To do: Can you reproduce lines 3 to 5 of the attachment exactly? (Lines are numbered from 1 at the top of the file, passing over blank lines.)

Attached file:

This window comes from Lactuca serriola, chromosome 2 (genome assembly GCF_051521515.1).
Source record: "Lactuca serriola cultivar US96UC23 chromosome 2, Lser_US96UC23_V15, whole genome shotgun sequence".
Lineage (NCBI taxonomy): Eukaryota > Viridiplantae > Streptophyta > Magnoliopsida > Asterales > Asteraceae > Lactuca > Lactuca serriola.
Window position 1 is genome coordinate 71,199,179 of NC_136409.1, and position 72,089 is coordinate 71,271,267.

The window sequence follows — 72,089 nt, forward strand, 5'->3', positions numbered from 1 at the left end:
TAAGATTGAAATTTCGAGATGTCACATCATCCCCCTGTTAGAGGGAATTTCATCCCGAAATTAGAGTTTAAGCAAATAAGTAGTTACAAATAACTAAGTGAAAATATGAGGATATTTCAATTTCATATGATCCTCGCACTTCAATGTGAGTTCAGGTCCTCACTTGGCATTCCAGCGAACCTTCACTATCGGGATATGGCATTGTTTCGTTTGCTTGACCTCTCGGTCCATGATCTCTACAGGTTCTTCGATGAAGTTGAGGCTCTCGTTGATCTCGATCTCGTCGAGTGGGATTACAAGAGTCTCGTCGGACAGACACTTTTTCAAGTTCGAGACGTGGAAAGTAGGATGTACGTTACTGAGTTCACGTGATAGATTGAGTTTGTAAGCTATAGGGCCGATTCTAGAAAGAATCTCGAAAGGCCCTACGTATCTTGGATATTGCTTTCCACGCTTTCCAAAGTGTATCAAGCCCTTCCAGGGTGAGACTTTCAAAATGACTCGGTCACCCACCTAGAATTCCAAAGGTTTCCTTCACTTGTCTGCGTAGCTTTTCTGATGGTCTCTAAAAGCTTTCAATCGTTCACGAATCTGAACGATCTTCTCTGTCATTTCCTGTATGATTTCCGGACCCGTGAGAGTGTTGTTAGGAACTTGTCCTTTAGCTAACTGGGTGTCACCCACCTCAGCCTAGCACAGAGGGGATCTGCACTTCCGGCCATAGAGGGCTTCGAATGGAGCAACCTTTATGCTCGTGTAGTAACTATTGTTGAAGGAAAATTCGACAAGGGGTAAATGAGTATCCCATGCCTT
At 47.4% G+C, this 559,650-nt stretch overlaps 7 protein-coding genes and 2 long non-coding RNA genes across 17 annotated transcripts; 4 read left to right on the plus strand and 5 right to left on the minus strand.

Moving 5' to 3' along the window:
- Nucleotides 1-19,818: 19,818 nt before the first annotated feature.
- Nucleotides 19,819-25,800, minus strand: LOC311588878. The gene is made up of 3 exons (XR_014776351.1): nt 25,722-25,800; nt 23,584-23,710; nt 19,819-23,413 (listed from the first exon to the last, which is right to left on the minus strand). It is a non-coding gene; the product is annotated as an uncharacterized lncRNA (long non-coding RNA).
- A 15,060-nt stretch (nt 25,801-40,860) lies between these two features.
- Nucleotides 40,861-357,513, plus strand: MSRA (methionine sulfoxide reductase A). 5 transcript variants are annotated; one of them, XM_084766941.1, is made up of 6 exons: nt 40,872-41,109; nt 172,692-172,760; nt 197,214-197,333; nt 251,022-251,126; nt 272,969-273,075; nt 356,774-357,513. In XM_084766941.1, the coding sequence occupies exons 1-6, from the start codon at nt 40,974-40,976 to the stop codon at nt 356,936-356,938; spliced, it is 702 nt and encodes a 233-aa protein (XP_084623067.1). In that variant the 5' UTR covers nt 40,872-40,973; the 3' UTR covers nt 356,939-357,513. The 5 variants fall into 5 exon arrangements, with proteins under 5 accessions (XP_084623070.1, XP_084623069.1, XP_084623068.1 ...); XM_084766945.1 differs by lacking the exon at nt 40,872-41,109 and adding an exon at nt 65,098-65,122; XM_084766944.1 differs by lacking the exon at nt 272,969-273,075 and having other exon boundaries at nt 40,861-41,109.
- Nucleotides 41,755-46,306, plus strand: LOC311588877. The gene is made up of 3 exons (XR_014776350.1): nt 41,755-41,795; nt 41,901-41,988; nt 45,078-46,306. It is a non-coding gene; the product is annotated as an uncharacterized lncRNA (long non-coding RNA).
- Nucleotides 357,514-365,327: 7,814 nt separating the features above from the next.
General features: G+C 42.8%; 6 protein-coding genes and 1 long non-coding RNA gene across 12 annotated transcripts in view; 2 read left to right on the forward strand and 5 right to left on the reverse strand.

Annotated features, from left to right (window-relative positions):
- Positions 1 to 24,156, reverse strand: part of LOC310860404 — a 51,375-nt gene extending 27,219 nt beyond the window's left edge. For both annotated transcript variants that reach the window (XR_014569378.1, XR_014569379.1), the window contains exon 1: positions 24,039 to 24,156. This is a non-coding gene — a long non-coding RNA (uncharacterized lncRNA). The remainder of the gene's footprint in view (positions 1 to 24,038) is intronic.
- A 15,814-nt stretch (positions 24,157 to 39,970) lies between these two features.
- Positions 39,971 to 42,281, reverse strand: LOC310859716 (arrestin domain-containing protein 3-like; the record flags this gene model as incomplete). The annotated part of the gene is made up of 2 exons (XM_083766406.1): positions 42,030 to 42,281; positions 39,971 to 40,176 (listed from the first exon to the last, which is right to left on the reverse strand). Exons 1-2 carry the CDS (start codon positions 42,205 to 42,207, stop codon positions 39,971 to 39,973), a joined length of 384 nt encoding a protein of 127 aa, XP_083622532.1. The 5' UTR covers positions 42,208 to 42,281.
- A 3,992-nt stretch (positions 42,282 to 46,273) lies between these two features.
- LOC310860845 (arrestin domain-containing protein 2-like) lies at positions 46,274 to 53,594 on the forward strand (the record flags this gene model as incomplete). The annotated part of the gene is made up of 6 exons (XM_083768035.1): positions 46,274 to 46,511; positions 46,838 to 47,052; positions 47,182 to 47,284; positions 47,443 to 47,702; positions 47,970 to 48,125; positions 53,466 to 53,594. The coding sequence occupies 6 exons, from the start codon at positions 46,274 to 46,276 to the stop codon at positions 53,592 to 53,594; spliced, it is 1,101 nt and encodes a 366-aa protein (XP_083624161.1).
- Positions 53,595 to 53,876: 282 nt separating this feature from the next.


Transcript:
Lineage (NCBI taxonomy): Eukaryota > Viridiplantae > Streptophyta > Magnoliopsida > Asterales > Asteraceae > Lactuca > Lactuca serriola.
Window position 1 is genome coordinate 71,199,179 of NC_136409.1, and position 72,089 is coordinate 71,271,267.

The window sequence follows — 72,089 nt, forward strand, 5'->3', positions numbered from 1 at the left end: